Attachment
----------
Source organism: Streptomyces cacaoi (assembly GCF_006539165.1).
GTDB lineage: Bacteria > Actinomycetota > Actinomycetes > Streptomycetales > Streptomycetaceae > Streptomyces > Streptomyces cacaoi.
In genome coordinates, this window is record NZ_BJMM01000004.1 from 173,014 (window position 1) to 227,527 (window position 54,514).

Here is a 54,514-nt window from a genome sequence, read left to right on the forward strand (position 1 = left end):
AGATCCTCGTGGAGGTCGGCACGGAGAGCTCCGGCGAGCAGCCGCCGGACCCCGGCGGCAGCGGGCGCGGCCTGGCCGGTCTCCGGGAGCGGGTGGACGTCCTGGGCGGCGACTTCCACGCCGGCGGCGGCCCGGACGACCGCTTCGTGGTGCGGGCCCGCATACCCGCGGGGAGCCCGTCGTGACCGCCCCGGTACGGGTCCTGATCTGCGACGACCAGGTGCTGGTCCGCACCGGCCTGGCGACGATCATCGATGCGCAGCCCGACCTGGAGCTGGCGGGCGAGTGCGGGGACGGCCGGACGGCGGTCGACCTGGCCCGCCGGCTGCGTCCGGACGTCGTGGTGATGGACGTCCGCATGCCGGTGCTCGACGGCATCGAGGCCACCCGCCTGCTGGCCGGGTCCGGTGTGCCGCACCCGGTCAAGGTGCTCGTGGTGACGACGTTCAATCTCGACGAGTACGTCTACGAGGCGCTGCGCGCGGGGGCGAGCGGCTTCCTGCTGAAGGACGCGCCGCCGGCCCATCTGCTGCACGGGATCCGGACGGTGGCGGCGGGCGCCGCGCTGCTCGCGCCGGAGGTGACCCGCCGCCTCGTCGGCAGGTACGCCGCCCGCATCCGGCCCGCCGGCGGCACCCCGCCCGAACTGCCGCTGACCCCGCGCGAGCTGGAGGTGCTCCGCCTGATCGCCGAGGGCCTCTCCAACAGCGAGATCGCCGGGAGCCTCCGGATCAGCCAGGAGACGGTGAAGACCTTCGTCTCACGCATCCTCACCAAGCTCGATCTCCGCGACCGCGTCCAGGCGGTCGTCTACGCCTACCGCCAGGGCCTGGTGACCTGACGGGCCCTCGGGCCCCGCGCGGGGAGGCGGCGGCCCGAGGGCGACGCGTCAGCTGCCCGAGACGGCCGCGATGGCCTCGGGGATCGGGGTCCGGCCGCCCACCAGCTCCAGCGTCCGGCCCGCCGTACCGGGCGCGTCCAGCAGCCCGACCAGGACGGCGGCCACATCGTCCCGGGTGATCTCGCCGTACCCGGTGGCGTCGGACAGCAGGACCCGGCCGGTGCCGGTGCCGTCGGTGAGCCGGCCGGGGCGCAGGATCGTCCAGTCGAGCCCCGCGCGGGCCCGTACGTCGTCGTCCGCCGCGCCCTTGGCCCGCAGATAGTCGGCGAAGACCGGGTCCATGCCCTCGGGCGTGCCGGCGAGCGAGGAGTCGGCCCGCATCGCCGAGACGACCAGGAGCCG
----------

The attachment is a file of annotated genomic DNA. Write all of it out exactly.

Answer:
Source organism: Streptomyces cacaoi (assembly GCF_006539165.1).
GTDB lineage: Bacteria > Actinomycetota > Actinomycetes > Streptomycetales > Streptomycetaceae > Streptomyces > Streptomyces cacaoi.
In genome coordinates, this window is record NZ_BJMM01000004.1 from 173,014 (window position 1) to 227,527 (window position 54,514).

Here is a 54,514-nt window from a genome sequence, read left to right on the forward strand (position 1 = left end):
AGATCCTCGTGGAGGTCGGCACGGAGAGCTCCGGCGAGCAGCCGCCGGACCCCGGCGGCAGCGGGCGCGGCCTGGCCGGTCTCCGGGAGCGGGTGGACGTCCTGGGCGGCGACTTCCACGCCGGCGGCGGCCCGGACGACCGCTTCGTGGTGCGGGCCCGCATACCCGCGGGGAGCCCGTCGTGACCGCCCCGGTACGGGTCCTGATCTGCGACGACCAGGTGCTGGTCCGCACCGGCCTGGCGACGATCATCGATGCGCAGCCCGACCTGGAGCTGGCGGGCGAGTGCGGGGACGGCCGGACGGCGGTCGACCTGGCCCGCCGGCTGCGTCCGGACGTCGTGGTGATGGACGTCCGCATGCCGGTGCTCGACGGCATCGAGGCCACCCGCCTGCTGGCCGGGTCCGGTGTGCCGCACCCGGTCAAGGTGCTCGTGGTGACGACGTTCAATCTCGACGAGTACGTCTACGAGGCGCTGCGCGCGGGGGCGAGCGGCTTCCTGCTGAAGGACGCGCCGCCGGCCCATCTGCTGCACGGGATCCGGACGGTGGCGGCGGGCGCCGCGCTGCTCGCGCCGGAGGTGACCCGCCGCCTCGTCGGCAGGTACGCCGCCCGCATCCGGCCCGCCGGCGGCACCCCGCCCGAACTGCCGCTGACCCCGCGCGAGCTGGAGGTGCTCCGCCTGATCGCCGAGGGCCTCTCCAACAGCGAGATCGCCGGGAGCCTCCGGATCAGCCAGGAGACGGTGAAGACCTTCGTCTCACGCATCCTCACCAAGCTCGATCTCCGCGACCGCGTCCAGGCGGTCGTCTACGCCTACCGCCAGGGCCTGGTGACCTGACGGGCCCTCGGGCCCCGCGCGGGGAGGCGGCGGCCCGAGGGCGACGCGTCAGCTGCCCGAGACGGCCGCGATGGCCTCGGGGATCGGGGTCCGGCCGCCCACCAGCTCCAGCGTCCGGCCCGCCGTACCGGGCGCGTCCAGCAGCCCGACCAGGACGGCGGCCACATCGTCCCGGGTGATCTCGCCGTACCCGGTGGCGTCGGACAGCAGGACCCGGCCGGTGCCGGTGCCGTCGGTGAGCCGGCCGGGGCGCAGGATCGTCCAGTCGAGCCCCGCGCGGGCCCGTACGTCGTCGTCCGCCGCGCCCTTGGCCCGCAGATAGTCGGCGAAGACCGGGTCCATGCCCTCGGGCGTGCCGGCGAGCGAGGAGTCGGCCCGCATCGCCGAGACGACCAGGAGCCG